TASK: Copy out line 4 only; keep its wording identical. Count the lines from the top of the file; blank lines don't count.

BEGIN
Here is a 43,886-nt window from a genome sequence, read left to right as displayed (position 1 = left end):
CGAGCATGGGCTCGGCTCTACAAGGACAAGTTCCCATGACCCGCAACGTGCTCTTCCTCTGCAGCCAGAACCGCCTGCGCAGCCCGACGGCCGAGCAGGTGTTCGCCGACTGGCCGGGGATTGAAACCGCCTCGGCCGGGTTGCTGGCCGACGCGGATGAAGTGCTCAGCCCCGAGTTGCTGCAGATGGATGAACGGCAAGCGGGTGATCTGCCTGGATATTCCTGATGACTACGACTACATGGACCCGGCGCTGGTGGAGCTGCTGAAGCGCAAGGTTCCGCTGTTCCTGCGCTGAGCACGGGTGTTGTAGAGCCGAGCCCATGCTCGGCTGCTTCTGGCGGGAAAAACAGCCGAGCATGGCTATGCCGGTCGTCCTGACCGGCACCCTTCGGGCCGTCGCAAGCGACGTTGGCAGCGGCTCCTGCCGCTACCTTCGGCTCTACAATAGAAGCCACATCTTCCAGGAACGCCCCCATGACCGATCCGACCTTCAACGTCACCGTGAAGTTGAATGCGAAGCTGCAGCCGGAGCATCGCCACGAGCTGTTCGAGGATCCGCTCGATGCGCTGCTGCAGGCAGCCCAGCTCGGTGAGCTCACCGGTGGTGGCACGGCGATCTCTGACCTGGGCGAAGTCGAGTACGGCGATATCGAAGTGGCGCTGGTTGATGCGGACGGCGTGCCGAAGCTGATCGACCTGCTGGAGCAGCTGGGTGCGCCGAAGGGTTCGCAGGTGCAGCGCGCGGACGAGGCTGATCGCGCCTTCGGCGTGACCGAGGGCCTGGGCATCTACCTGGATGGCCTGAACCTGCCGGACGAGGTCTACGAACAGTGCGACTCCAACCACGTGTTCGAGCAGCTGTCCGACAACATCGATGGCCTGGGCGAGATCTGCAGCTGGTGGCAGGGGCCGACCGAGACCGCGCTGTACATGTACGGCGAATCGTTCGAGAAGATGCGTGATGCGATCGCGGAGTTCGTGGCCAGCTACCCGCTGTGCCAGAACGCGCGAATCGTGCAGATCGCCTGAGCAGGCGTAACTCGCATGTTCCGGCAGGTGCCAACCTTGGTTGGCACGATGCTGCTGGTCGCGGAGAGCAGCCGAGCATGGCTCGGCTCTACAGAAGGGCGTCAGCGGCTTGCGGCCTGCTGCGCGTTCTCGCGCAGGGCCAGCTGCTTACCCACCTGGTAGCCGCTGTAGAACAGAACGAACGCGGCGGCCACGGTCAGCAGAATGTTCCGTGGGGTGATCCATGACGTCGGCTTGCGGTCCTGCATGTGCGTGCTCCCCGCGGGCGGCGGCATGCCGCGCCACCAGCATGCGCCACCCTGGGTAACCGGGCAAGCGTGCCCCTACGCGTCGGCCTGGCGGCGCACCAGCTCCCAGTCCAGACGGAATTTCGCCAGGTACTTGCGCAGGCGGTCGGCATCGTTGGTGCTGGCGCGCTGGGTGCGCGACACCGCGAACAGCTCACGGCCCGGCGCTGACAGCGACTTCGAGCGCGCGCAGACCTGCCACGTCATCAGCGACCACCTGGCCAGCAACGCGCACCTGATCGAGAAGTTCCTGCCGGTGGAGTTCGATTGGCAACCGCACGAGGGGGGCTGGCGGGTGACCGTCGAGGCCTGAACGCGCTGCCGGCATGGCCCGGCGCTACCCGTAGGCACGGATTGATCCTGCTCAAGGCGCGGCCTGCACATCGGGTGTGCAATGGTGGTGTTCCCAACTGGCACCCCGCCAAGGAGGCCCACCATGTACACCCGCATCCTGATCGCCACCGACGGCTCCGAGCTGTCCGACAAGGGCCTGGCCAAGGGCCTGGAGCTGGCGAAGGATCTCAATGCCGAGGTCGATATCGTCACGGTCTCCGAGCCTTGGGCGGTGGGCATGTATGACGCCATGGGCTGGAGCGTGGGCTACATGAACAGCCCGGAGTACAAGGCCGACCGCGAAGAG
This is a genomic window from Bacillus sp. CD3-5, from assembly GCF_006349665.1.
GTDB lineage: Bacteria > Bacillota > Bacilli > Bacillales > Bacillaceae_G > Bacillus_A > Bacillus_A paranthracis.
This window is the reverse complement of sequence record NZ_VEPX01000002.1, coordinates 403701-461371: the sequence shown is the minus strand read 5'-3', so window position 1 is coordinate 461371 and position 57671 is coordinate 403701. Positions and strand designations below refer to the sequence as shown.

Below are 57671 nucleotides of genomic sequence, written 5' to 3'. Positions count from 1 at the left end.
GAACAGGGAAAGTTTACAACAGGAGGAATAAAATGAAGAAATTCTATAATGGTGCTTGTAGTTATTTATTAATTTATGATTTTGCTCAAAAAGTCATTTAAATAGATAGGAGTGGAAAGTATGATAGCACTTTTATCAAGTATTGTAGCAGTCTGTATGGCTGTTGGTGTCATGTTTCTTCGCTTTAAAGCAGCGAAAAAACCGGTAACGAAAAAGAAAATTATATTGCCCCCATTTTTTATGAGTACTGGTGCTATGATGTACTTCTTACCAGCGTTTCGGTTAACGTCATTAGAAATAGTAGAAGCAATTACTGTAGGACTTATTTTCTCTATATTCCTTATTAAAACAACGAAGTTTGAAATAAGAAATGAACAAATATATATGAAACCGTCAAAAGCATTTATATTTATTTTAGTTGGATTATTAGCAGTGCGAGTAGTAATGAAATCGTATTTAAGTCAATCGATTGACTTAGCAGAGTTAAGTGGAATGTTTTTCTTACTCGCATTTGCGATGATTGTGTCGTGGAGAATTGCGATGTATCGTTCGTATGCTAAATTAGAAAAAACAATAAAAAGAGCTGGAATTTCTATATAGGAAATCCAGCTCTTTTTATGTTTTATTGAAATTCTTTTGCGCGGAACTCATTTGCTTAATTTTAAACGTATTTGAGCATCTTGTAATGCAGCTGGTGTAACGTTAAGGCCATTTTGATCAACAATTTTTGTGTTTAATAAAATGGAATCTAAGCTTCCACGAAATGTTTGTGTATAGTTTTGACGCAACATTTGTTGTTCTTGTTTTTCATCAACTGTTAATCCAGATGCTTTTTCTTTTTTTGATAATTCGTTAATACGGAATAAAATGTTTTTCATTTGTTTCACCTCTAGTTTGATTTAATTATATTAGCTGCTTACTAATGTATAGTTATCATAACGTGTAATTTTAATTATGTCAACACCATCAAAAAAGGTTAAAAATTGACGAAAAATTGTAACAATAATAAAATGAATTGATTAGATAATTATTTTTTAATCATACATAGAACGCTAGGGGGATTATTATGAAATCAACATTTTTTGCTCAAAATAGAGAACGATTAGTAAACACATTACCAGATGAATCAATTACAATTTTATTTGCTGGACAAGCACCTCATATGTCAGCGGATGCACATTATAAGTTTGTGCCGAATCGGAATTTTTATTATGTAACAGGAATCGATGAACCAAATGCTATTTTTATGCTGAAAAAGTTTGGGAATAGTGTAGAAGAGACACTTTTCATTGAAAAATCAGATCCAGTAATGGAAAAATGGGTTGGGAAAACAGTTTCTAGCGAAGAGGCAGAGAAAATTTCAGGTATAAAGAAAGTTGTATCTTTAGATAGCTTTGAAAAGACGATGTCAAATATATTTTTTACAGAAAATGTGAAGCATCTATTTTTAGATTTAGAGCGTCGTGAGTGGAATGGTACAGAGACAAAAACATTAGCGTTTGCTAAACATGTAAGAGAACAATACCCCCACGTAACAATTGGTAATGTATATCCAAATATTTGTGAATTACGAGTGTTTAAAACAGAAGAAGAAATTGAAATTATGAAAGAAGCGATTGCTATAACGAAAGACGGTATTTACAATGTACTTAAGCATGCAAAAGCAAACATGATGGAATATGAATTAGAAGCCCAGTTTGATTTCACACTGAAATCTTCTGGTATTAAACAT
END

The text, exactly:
GTDB lineage: Bacteria > Bacillota > Bacilli > Bacillales > Bacillaceae_G > Bacillus_A > Bacillus_A paranthracis.